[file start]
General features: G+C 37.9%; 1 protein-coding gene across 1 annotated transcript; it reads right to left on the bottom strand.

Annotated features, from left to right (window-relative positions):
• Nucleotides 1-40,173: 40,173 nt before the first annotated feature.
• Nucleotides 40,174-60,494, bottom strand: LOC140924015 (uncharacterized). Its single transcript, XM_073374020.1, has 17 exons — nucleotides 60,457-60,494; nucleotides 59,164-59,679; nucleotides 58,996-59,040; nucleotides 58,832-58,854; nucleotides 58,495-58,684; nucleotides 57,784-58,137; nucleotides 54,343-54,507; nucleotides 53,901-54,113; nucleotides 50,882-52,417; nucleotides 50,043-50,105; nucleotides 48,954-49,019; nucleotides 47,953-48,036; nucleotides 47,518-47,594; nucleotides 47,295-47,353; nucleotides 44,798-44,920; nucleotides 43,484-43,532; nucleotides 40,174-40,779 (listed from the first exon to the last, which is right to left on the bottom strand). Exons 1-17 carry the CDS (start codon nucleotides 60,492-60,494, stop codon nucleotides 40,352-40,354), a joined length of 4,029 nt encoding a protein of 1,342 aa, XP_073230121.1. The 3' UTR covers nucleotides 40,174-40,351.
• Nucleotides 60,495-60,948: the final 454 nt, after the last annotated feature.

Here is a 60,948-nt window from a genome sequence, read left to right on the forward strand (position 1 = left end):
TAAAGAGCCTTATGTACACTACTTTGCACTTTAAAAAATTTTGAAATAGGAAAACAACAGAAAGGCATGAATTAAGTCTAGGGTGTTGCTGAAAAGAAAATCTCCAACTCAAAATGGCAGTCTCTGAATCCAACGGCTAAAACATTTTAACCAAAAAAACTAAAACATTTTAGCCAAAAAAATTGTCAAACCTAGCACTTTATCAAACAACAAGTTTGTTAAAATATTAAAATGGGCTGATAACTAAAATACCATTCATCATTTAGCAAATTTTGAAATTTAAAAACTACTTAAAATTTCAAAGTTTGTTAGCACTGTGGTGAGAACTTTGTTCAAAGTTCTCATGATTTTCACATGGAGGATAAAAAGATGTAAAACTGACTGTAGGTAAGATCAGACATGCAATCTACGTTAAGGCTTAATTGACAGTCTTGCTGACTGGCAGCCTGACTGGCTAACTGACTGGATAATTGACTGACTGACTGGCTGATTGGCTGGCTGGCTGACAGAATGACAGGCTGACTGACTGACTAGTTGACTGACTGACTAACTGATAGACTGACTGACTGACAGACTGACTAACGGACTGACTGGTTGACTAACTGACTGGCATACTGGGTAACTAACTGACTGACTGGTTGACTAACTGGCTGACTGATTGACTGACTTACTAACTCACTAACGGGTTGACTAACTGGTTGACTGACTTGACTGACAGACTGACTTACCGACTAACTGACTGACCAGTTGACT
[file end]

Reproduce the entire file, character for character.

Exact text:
General features: G+C 37.9%; 1 protein-coding gene across 1 annotated transcript; it reads right to left on the bottom strand.

Annotated features, from left to right (window-relative positions):
• Nucleotides 1-40,173: 40,173 nt before the first annotated feature.
• Nucleotides 40,174-60,494, bottom strand: LOC140924015 (uncharacterized). Its single transcript, XM_073374020.1, has 17 exons — nucleotides 60,457-60,494; nucleotides 59,164-59,679; nucleotides 58,996-59,040; nucleotides 58,832-58,854; nucleotides 58,495-58,684; nucleotides 57,784-58,137; nucleotides 54,343-54,507; nucleotides 53,901-54,113; nucleotides 50,882-52,417; nucleotides 50,043-50,105; nucleotides 48,954-49,019; nucleotides 47,953-48,036; nucleotides 47,518-47,594; nucleotides 47,295-47,353; nucleotides 44,798-44,920; nucleotides 43,484-43,532; nucleotides 40,174-40,779 (listed from the first exon to the last, which is right to left on the bottom strand). Exons 1-17 carry the CDS (start codon nucleotides 60,492-60,494, stop codon nucleotides 40,352-40,354), a joined length of 4,029 nt encoding a protein of 1,342 aa, XP_073230121.1. The 3' UTR covers nucleotides 40,174-40,351.
• Nucleotides 60,495-60,948: the final 454 nt, after the last annotated feature.

Here is a 60,948-nt window from a genome sequence, read left to right on the forward strand (position 1 = left end):
TAAAGAGCCTTATGTACACTACTTTGCACTTTAAAAAATTTTGAAATAGGAAAACAACAGAAAGGCATGAATTAAGTCTAGGGTGTTGCTGAAAAGAAAATCTCCAACTCAAAATGGCAGTCTCTGAATCCAACGGCTAAAACATTTTAACCAAAAAAACTAAAACATTTTAGCCAAAAAAATTGTCAAACCTAGCACTTTATCAAACAACAAGTTTGTTAAAATATTAAAATGGGCTGATAACTAAAATACCATTCATCATTTAGCAAATTTTGAAATTTAAAAACTACTTAAAATTTCAAAGTTTGTTAGCACTGTGGTGAGAACTTTGTTCAAAGTTCTCATGATTTTCACATGGAGGATAAAAAGATGTAAAACTGACTGTAGGTAAGATCAGACATGCAATCTACGTTAAGGCTTAATTGACAGTCTTGCTGACTGGCAGCCTGACTGGCTAACTGACTGGATAATTGACTGACTGACTGGCTGATTGGCTGGCTGGCTGACAGAATGACAGGCTGACTGACTGACTAGTTGACTGACTGACTAACTGATAGACTGACTGACTGACAGACTGACTAACGGACTGACTGGTTGACTAACTGACTGGCATACTGGGTAACTAACTGACTGACTGGTTGACTAACTGGCTGACTGATTGACTGACTTACTAACTCACTAACGGGTTGACTAACTGGTTGACTGACTTGACTGACAGACTGACTTACCGACTAACTGACTGACCAGTTGACT